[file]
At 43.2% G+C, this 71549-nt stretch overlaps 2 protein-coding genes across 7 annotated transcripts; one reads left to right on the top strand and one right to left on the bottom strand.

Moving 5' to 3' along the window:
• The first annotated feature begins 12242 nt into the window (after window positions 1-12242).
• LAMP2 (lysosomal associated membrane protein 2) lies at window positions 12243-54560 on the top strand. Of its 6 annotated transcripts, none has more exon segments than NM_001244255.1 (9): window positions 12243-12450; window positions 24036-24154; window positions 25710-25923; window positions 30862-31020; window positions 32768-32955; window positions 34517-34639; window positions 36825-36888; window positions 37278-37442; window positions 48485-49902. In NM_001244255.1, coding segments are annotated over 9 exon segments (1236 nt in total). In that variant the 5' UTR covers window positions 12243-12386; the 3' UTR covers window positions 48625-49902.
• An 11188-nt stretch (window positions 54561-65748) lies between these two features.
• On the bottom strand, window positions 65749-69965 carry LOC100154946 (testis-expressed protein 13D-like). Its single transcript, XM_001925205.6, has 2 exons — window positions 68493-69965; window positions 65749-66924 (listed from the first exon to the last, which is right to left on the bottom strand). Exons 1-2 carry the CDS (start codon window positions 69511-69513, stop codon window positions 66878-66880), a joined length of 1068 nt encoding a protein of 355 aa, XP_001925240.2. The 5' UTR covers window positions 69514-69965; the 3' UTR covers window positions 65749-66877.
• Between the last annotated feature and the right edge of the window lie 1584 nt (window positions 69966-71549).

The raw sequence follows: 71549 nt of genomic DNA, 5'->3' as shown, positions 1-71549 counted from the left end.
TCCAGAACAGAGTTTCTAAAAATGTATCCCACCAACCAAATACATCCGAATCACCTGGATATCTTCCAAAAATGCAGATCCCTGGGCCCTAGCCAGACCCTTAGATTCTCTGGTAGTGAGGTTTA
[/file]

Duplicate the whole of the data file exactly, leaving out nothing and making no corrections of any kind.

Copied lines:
At 43.2% G+C, this 71549-nt stretch overlaps 2 protein-coding genes across 7 annotated transcripts; one reads left to right on the top strand and one right to left on the bottom strand.

Moving 5' to 3' along the window:
• The first annotated feature begins 12242 nt into the window (after window positions 1-12242).
• LAMP2 (lysosomal associated membrane protein 2) lies at window positions 12243-54560 on the top strand. Of its 6 annotated transcripts, none has more exon segments than NM_001244255.1 (9): window positions 12243-12450; window positions 24036-24154; window positions 25710-25923; window positions 30862-31020; window positions 32768-32955; window positions 34517-34639; window positions 36825-36888; window positions 37278-37442; window positions 48485-49902. In NM_001244255.1, coding segments are annotated over 9 exon segments (1236 nt in total). In that variant the 5' UTR covers window positions 12243-12386; the 3' UTR covers window positions 48625-49902.
• An 11188-nt stretch (window positions 54561-65748) lies between these two features.
• On the bottom strand, window positions 65749-69965 carry LOC100154946 (testis-expressed protein 13D-like). Its single transcript, XM_001925205.6, has 2 exons — window positions 68493-69965; window positions 65749-66924 (listed from the first exon to the last, which is right to left on the bottom strand). Exons 1-2 carry the CDS (start codon window positions 69511-69513, stop codon window positions 66878-66880), a joined length of 1068 nt encoding a protein of 355 aa, XP_001925240.2. The 5' UTR covers window positions 69514-69965; the 3' UTR covers window positions 65749-66877.
• Between the last annotated feature and the right edge of the window lie 1584 nt (window positions 69966-71549).

The raw sequence follows: 71549 nt of genomic DNA, 5'->3' as shown, positions 1-71549 counted from the left end.
TCCAGAACAGAGTTTCTAAAAATGTATCCCACCAACCAAATACATCCGAATCACCTGGATATCTTCCAAAAATGCAGATCCCTGGGCCCTAGCCAGACCCTTAGATTCTCTGGTAGTGAGGTTTA